Indemnities to Commercial Banks

15. Before issuing any indemnity to its bank a body should consult T&B which will consider in consultation with legal advisers as to whether the terms proposed are acceptable. In particular, the terms of the indemnity must not be too widely drawn and they must provide that the bank will remain liable for any acts of negligence or bad faith on its part. Bodies should also be satisfied that they have the necessary authority to issue such indemnities.

Liability of Commercial Banks

16. A commercial bank may be liable for losses in relation to the operation of an account in circumstances where the bank is found to have acted negligently or in bad faith. Each case should be examined on its merits in consultation with legal advisers.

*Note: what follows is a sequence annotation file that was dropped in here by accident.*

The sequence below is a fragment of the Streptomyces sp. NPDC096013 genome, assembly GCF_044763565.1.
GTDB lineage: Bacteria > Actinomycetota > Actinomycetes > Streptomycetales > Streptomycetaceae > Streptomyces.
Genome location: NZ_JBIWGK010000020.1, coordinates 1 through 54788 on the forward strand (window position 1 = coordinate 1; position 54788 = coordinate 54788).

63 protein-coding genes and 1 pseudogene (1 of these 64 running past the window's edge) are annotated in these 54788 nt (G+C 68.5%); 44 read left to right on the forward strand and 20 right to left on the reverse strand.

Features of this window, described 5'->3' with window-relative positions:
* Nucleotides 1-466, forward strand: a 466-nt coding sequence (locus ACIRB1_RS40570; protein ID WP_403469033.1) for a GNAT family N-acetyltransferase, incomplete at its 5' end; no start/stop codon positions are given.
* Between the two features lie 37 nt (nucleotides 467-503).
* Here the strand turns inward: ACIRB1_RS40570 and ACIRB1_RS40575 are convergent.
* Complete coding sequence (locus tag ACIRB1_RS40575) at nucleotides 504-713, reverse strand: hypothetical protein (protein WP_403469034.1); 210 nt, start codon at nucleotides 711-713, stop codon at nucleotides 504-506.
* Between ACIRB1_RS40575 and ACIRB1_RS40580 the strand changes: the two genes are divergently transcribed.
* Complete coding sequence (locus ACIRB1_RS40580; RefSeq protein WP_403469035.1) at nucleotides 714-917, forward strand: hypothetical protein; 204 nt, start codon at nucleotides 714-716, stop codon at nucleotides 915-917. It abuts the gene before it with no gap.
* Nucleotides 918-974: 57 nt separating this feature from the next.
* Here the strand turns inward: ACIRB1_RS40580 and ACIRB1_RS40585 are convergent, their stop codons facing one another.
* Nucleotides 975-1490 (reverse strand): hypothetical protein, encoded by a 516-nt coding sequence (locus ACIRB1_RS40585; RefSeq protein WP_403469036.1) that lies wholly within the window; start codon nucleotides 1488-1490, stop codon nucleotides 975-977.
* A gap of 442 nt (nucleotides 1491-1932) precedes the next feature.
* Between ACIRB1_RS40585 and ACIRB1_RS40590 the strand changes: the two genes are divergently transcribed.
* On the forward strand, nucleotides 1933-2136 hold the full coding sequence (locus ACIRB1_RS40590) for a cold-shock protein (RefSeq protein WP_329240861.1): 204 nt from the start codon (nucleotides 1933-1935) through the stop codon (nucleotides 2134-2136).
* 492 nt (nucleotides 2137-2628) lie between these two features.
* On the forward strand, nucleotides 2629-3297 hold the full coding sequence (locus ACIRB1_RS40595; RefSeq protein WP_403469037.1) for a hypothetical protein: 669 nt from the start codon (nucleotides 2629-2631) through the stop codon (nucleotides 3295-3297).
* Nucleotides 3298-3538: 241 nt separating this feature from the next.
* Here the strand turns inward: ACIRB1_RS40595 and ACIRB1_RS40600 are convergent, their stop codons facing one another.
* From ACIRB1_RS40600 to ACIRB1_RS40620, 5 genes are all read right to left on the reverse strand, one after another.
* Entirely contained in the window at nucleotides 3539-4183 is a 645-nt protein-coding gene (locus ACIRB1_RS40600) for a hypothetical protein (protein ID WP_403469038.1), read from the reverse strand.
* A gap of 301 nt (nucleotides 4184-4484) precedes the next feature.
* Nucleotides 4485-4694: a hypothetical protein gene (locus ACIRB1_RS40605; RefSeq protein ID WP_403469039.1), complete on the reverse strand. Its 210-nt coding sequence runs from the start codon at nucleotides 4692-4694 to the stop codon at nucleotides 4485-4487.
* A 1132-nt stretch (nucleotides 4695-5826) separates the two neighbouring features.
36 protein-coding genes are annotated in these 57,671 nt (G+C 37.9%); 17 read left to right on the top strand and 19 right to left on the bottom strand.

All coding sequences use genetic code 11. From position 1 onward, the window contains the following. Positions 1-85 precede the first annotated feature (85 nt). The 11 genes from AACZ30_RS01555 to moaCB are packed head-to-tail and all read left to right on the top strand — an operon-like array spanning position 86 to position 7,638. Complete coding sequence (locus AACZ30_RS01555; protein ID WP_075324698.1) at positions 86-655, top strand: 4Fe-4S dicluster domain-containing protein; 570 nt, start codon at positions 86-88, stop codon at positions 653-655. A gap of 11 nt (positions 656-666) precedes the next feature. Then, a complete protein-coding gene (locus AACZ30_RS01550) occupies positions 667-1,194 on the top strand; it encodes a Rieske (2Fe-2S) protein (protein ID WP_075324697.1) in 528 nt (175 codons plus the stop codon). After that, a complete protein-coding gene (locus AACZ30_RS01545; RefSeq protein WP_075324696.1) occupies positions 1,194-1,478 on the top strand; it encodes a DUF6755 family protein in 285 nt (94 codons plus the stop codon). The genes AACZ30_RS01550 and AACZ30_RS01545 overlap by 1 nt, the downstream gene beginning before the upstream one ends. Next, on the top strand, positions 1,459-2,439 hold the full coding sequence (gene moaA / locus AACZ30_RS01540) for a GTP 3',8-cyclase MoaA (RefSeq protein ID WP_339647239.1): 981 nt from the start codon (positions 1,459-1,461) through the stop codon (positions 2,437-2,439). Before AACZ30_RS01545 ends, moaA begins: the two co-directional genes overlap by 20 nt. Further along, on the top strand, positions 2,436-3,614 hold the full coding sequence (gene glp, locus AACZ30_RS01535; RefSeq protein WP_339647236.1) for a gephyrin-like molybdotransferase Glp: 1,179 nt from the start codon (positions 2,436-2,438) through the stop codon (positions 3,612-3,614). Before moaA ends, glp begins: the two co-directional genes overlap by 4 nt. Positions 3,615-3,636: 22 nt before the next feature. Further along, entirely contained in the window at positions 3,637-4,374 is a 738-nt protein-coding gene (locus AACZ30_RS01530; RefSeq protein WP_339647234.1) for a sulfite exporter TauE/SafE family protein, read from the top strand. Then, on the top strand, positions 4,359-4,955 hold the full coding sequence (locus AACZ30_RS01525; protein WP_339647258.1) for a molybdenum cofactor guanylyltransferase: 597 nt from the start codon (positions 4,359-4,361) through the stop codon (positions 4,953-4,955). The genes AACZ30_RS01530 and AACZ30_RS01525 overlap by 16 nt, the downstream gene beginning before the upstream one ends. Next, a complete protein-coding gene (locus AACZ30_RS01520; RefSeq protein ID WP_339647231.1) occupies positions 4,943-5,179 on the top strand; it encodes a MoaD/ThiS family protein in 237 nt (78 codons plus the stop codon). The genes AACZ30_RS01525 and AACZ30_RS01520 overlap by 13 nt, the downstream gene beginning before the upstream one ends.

Fraud Prevention

17. Bodies should take appropriate steps to prevent fraud on their bank accounts and transactions. Fraudsters may try to take funds directly from bank accounts; redirect or intercept payments and receipts (e.g. by changing payees' names, addresses or account numbers); change amounts; or obtain payment when it is not due. See the section of the SPFM on Fraud.

Payments and Receipts

18. General guidance on payments and receipts is included in separate sections of the SPFM. Any enquiries relating to these issues should be directed to the SG Financial Services Division and T&B respectively.

Foreign Exchange Cover